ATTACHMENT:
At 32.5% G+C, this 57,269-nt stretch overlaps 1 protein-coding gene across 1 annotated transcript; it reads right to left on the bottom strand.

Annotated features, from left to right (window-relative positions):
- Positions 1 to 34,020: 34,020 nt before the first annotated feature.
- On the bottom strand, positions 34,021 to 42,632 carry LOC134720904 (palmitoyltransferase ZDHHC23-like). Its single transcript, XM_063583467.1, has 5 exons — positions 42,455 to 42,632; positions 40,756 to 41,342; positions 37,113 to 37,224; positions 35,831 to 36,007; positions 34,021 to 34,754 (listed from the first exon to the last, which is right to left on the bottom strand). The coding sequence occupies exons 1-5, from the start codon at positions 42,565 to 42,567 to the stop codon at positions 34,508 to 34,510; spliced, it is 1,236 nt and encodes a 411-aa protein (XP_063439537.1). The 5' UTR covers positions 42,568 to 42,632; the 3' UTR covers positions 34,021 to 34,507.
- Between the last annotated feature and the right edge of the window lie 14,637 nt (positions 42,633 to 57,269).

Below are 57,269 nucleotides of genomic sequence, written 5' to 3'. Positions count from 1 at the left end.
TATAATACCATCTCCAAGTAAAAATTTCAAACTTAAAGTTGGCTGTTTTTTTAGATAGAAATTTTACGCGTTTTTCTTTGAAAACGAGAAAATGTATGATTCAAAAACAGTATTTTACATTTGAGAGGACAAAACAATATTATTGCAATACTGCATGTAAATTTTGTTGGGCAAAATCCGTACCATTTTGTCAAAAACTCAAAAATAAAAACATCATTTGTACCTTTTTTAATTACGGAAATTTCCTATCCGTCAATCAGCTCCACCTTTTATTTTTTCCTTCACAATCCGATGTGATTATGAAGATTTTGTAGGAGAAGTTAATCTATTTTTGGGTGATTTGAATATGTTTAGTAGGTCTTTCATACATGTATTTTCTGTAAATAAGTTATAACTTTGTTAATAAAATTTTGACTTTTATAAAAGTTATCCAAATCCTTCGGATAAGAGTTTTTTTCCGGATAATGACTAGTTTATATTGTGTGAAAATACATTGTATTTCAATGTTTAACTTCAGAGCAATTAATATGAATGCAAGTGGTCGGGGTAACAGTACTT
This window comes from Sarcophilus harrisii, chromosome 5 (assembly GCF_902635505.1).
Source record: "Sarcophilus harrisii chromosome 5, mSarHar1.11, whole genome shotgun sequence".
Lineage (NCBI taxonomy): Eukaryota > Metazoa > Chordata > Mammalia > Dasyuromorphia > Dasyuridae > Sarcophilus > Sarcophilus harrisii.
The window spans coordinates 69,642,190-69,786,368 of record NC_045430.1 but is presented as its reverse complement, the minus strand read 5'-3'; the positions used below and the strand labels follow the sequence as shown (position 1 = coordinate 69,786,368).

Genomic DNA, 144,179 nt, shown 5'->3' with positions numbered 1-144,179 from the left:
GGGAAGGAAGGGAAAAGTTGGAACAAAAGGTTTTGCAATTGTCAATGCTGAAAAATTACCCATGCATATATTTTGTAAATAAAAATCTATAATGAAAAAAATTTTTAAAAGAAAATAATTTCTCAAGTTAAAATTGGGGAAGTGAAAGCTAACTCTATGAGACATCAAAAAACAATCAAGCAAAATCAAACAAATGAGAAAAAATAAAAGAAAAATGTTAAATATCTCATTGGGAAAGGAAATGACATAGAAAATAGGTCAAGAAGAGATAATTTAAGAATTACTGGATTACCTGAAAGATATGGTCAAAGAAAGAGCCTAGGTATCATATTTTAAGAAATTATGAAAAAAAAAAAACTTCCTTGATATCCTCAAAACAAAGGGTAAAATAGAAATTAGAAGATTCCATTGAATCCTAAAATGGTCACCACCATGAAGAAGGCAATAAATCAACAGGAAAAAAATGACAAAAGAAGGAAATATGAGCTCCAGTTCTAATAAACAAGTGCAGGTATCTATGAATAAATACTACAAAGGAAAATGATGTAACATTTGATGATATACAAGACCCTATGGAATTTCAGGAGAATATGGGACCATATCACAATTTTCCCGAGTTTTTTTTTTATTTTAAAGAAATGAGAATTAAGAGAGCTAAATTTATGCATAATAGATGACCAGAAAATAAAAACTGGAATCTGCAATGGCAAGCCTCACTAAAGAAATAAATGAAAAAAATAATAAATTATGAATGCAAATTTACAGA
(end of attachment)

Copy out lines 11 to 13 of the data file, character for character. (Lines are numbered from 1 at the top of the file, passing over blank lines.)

The window spans coordinates 69,642,190-69,786,368 of record NC_045430.1 but is presented as its reverse complement, the minus strand read 5'-3'; the positions used below and the strand labels follow the sequence as shown (position 1 = coordinate 69,786,368).

Genomic DNA, 144,179 nt, shown 5'->3' with positions numbered 1-144,179 from the left:
GGGAAGGAAGGGAAAAGTTGGAACAAAAGGTTTTGCAATTGTCAATGCTGAAAAATTACCCATGCATATATTTTGTAAATAAAAATCTATAATGAAAAAAATTTTTAAAAGAAAATAATTTCTCAAGTTAAAATTGGGGAAGTGAAAGCTAACTCTATGAGACATCAAAAAACAATCAAGCAAAATCAAACAAATGAGAAAAAATAAAAGAAAAATGTTAAATATCTCATTGGGAAAGGAAATGACATAGAAAATAGGTCAAGAAGAGATAATTTAAGAATTACTGGATTACCTGAAAGATATGGTCAAAGAAAGAGCCTAGGTATCATATTTTAAGAAATTATGAAAAAAAAAAAACTTCCTTGATATCCTCAAAACAAAGGGTAAAATAGAAATTAGAAGATTCCATTGAATCCTAAAATGGTCACCACCATGAAGAAGGCAATAAATCAACAGGAAAAAAATGACAAAAGAAGGAAATATGAGCTCCAGTTCTAATAAACAAGTGCAGGTATCTATGAATAAATACTACAAAGGAAAATGATGTAACATTTGATGATATACAAGACCCTATGGAATTTCAGGAGAATATGGGACCATATCACAATTTTCCCGAGTTTTTTTTTTATTTTAAAGAAATGAGAATTAAGAGAGCTAAATTTATGCATAATAGATGACCAGAAAATAAAAACTGGAATCTGCAATGGCAAGCCTCACTAAAGAAATAAATGAAAAAAATAATAAATTATGAATGCAAATTTACAGA